A cleft is a congenital split or gap in the bone and/or soft tissue of the face. It results from a failure of fusion during embryogenesis. The most common location of a facial cleft is in the upper lip and palate (roof of mouth).
In addition to the obvious aesthetic concerns, many important functional implications need to be considered. Difficulty feeding (whether breast or bottle) is usually the first challenge parents must face. As the child ages, problems with speech development and hearing ability may also be affected.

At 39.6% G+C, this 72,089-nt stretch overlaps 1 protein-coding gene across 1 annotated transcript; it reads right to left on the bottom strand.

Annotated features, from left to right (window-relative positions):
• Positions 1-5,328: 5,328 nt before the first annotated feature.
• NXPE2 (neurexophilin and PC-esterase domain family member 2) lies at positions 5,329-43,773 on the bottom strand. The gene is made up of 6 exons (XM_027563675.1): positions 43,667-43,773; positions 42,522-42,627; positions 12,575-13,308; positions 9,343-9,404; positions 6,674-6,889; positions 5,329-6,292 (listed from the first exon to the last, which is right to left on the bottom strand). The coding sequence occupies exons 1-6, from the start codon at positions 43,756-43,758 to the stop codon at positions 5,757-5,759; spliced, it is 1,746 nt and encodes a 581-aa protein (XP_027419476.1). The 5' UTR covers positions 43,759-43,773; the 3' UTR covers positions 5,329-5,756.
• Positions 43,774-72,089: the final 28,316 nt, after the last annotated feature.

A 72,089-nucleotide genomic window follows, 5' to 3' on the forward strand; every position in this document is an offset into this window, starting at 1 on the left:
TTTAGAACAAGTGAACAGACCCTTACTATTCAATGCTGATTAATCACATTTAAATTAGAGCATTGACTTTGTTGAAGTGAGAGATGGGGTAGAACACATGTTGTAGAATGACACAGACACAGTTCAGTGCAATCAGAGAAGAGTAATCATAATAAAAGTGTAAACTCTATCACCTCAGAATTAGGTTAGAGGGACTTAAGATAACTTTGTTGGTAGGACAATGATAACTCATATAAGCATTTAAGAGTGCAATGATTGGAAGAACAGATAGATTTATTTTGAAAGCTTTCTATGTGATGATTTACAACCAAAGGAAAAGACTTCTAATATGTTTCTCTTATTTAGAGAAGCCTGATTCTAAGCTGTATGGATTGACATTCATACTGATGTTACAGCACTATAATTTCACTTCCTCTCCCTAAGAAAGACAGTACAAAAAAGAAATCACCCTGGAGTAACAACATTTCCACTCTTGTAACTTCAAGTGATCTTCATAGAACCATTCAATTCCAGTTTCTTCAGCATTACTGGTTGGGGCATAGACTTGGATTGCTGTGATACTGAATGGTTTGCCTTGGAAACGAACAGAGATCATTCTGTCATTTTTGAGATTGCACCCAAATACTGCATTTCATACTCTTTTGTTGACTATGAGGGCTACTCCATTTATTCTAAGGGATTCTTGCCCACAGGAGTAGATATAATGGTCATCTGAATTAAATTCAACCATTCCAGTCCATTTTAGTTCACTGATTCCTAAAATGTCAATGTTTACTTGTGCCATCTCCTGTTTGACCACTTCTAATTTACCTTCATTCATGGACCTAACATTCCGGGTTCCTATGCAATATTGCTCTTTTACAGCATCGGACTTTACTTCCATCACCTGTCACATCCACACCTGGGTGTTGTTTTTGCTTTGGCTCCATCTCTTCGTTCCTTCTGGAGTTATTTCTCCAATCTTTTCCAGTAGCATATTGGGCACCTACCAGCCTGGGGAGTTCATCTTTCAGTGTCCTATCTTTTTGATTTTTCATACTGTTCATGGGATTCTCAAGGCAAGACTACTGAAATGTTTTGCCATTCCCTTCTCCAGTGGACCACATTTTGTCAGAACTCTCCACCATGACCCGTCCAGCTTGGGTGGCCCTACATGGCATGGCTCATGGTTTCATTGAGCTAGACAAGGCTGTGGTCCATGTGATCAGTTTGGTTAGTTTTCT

The best care to a child with a cleft lip and/or palate is therefore delivered by a multidisciplinary team. In addition to the craniofacial surgeon, other important team members include the otolaryngologist, orthodontist, dentist, speech pathologist, nutritionist, nurses, and social worker.